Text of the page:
I have a bit of a dilemma. We have an oak dining chair with a broken
hard-carved front leg. It is an antique and we would like to repair it
so we can continue using it. The problem is the grain runs diagonally
to the floor where the leg broke which will make clamping it a bit
tough. Does anyone have any reccomendations for glue/epoxy to hold the
leg together? What about using a pin or dowel in both faces of the
break to help hold the joint together?
Thanks in advance.
On 20 Apr 2004 13:38:27 -0700, email@example.com (LarryB) wrote:
We have my wife's grandmother's dining chairs. I've done a fair bit
of building and fixing, but these have special value. I don't want to
tell you what we paid to have them done professionally, but will tell
you it was worth every penny. Depending on how much you value the
chair, I'd take a penny's worth of advice and go to the people who do
it all the time, and do it well. We see no flaws, restained even, and
solid as a rock. I'm building stuff I can do well to pay for the
I'd second Danny Boy's observations. If the piece is valuable to you, then
don't use it to practice your restoration techniques. Give it to a pro.
If you don't value it that much, then keep in mind the principle that you
shouldn't do anything which can't be undone by an expert at a later date -
ie don't use epoxy etc.
And you shouldn't use techniques which are inappropriate - ie stuff like
biscuits, angle plates etc.
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If you have two pieces that aren't still attached at all, so that you
could rub them into a proper fit. I'd recommend hide glue.
Not liquid hide glue, but the old timey stuff from rabbit skin and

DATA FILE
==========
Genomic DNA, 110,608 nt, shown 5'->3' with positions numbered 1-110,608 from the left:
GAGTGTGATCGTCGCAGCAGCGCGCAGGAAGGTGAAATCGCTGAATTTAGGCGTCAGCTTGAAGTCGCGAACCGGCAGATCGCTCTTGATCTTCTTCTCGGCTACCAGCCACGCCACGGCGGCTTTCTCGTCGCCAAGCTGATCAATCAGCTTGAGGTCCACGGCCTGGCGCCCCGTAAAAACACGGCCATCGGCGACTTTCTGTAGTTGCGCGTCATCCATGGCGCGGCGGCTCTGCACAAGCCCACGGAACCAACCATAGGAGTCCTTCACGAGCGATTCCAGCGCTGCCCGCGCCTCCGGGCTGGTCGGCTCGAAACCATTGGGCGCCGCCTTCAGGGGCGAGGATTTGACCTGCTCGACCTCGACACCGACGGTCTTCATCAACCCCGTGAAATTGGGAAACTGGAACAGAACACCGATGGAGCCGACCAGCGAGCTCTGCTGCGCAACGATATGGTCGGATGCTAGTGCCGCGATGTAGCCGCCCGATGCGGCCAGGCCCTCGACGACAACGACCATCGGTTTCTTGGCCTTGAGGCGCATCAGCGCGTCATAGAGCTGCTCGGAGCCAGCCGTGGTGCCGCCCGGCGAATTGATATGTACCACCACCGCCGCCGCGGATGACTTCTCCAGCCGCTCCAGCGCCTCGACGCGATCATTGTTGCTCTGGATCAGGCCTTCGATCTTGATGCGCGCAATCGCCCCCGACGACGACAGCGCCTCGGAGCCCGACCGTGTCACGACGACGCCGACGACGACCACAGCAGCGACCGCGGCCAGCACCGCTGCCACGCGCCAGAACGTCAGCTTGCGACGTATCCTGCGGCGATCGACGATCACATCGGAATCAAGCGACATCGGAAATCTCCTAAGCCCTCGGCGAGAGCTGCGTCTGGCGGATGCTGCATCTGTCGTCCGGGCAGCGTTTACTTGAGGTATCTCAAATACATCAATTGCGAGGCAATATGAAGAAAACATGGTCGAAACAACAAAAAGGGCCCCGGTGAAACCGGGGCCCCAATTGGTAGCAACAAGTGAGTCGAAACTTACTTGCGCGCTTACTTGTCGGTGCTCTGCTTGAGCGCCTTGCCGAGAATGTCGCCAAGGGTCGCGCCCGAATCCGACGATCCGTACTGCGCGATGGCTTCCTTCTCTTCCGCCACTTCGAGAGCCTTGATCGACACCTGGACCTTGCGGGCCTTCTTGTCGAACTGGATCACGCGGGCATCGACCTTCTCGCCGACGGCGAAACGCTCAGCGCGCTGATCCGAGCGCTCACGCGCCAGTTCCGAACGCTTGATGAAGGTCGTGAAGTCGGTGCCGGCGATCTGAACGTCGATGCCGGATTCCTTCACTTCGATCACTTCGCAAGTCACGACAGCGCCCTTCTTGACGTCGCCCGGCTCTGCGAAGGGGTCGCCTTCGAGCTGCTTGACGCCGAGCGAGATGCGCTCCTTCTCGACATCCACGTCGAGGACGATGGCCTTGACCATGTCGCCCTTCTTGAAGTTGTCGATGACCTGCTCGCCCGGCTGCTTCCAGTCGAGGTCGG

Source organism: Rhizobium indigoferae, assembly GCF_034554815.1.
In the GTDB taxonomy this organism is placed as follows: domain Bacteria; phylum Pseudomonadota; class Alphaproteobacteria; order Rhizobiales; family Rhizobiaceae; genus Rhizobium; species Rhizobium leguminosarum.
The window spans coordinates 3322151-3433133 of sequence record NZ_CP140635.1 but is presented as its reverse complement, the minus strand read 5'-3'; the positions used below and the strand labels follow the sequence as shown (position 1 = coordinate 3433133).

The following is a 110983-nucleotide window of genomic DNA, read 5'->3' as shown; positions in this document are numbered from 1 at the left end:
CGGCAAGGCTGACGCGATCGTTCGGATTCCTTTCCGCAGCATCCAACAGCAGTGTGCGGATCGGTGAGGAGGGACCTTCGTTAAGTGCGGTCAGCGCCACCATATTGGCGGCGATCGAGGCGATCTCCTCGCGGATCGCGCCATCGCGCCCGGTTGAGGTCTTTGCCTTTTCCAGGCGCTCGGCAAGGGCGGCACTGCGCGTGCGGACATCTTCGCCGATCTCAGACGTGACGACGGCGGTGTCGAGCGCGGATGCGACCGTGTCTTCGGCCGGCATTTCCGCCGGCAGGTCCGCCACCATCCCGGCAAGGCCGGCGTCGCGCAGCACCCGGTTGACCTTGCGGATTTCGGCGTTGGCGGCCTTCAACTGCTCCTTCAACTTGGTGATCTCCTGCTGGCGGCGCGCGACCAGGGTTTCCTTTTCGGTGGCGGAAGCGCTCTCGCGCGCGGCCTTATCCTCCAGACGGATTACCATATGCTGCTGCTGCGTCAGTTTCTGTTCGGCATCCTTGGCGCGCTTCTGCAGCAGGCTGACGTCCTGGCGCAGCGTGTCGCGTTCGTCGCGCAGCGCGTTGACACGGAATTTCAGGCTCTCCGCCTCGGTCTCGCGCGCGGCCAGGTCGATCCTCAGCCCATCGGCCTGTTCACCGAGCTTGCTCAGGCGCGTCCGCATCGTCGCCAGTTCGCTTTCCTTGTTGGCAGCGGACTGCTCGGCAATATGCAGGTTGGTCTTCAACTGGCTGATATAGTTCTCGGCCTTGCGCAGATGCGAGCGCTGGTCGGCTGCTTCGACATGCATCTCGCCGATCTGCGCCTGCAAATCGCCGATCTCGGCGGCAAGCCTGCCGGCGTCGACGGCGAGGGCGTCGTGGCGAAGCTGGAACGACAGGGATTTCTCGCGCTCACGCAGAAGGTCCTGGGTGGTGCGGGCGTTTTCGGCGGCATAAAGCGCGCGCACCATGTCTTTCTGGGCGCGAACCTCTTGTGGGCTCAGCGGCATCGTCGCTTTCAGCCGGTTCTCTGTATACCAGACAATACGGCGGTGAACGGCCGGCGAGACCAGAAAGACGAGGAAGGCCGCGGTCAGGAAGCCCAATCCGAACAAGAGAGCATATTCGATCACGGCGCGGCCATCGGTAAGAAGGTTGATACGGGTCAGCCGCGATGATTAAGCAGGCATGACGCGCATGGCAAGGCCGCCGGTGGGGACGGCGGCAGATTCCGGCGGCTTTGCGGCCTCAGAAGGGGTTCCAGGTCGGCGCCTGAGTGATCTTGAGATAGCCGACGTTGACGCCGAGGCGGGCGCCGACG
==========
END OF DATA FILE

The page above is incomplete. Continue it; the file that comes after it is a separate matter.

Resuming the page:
blood. It cures to about 50% in about a minute.
What that means is you can glue with no clamping other than your
Understand though that hide glue is NOT a good gap filler. It needs
a tight fit. So if your pieces are in such condition that you can
nestle them tightly back together with out lots of slop... it'll work
The glue is mixed with water and heated to thickish consistently then
applied lightly to both pieces... hot. When you settle the pieces
into place, apply hand pressure for as long as you can stand it. But a
minute is enough.
Then put the piece out of harms way for about 24 hrs. When you break
a hide glued joint, it always pulls wood from both sides, so hide
glue is as strong or stronger than the wood.
I definitely recommend you read up on hide glue use first and
practice at least twice on similar wood. Its really not hard to mix
and use though. Needs to be about 140 F. when applied.
It can be obtained at woodcraft.com on line, or Garrett Wade.
Probably lots of other supply houses... Make sure you get the dry
granular kind. A more modern variety called `liquid hide glue' lacks
the quick partial cure property.
Once you've gotten on to how it works, you'll be using it for lots of
If the break is not like iscarf joint then you will need some long pin to
provide inner strength. A dowel is not long enough. Threaded metal rod is
good. Use a gap filling glue like SystemThree T-88 and you will be OK.
Someone suggested animal hide glue for a break like this. That is the wrong
adhesive for repairs of this type. It is the right adhesive for assembly, not
for repairing broken wood. Pin the legparts just the way that a bone doctor
would pin your broken bones.
The grain you are describing is called "short grain".
The following webpage will give you an overview of the kind of reapir you
want to perform:
My suggestion, as the grain runs diagonally you are probably worried that
lateral clamping will cause the joint to slip longitudinally. To prevent
this apply a clamp end to end ,clean the break thoroughly, glue with
titebond or the equivalent and clamp laterally .
As these glues are as strong as the the parent wood if you get a good joint
everything should be fine and no dowels or the like will be
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